then hired a seamstress to hand cut and sew 32 jeans-like pockets into it, forming a pocket-clad back wall for the Fred Water booth. Attendees, the company hoped, would gravitate to
the denim and find the bottles in the pseudo pockets as alluring and intriguing as the enchanted container that urged "Drink me" was to Alice in Wonderland.
But a bunch of pockets wouldn't hold attendees' attention long enough for more substantial conversations about pricing and purchasing. So to keep interested prospects in
the exhibit long enough for staffers to strike up a conversation with them, Fred Beverages incorporated a second, equally tactile activity: pingpong. Positioned in front of the bottles-in-pockets display, a pingpong table became a dominant focal point inside the small 10-by-30-foot space, begging booth visitors to pick up a paddle.
The day NACS started, the 22,200 attendees who flooded the show floor found the company's 300-square-foot space far more intriguing than many of Fred Water's competitors. Draped over a 15-foot-long back wall were the bolts of blue denim, teeming with pockets full of the unmistakable Fred flasks. Hundreds of attendees deluged the booth, running their hands over the denim that, paradoxically, seemed as soft as a rose petal yet as rough as a brick. Grasping and pulling out the chilled bottles, the visitors fondled them throughout their visit to the booth, as if they were bewitched objects from a fairytale come to life.
While the staff of eight kept replenishing the quickly emptying pockets with new bottles, visitors stayed in the booth for up to an hour, chatting and playing pingpong, but always holding onto the unique bottles, clutching them like royal scepters.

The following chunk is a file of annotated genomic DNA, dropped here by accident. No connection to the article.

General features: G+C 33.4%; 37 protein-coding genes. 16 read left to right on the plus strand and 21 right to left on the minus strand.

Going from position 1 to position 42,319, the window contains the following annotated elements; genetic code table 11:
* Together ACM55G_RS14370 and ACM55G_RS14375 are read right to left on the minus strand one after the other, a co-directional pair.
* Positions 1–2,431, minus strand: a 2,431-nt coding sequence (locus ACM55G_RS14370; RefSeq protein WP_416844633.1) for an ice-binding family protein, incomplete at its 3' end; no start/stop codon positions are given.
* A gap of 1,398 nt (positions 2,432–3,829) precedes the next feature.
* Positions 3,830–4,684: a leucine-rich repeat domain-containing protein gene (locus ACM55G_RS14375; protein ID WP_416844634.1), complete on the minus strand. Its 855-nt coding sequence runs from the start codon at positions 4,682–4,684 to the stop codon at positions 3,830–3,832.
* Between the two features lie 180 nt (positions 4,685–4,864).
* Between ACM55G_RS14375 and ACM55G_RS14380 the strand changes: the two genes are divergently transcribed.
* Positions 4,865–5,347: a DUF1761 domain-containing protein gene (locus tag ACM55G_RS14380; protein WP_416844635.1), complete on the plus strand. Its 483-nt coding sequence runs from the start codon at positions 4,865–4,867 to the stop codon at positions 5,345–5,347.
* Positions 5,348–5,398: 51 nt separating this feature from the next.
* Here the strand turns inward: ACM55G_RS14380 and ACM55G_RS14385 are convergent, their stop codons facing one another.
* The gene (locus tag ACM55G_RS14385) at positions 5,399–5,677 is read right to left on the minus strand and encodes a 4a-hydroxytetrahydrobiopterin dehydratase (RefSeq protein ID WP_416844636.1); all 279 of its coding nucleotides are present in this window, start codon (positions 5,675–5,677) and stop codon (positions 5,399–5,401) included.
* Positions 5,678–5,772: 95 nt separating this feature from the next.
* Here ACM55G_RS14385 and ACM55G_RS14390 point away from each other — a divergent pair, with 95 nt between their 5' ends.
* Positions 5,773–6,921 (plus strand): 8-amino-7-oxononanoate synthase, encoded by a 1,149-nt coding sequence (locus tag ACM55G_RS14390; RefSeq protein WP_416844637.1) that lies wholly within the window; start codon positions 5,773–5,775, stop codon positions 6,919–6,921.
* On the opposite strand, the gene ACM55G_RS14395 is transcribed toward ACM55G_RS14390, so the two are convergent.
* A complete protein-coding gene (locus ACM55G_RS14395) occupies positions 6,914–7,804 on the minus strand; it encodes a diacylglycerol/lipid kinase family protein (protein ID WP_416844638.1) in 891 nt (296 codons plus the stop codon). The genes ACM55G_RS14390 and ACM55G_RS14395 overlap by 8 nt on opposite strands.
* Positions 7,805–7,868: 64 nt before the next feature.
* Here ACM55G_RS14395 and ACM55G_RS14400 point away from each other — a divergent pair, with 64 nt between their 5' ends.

"When someone touches an object, even for a short period, they immediately feel a sense of ownership," says Joann Peck, associate professor of marketing at the University of Wisconsin – Madison School of Business. "And whenever a person feels ownership, he or she values a product more." Indeed, four studies by Peck support her conclusion that running your fingers over an object can fasten a person's psychology to it. Moreover, the desire to purchase that item after touching it can follow automatically.
Attendees did come to value Fred Water more. While the company stays murky about its metrics for NACS, two things were as clear as its beverages: The company received 50 percent more traffic from key buyers than expected, and within a few weeks after NACS it won distribution in Kum & Go L.C.'s 400 convenience stores. Instead of frantically treading water in the wake of its bigger rivals at the show, the company used the power of a hands-on experience to make a huge splash.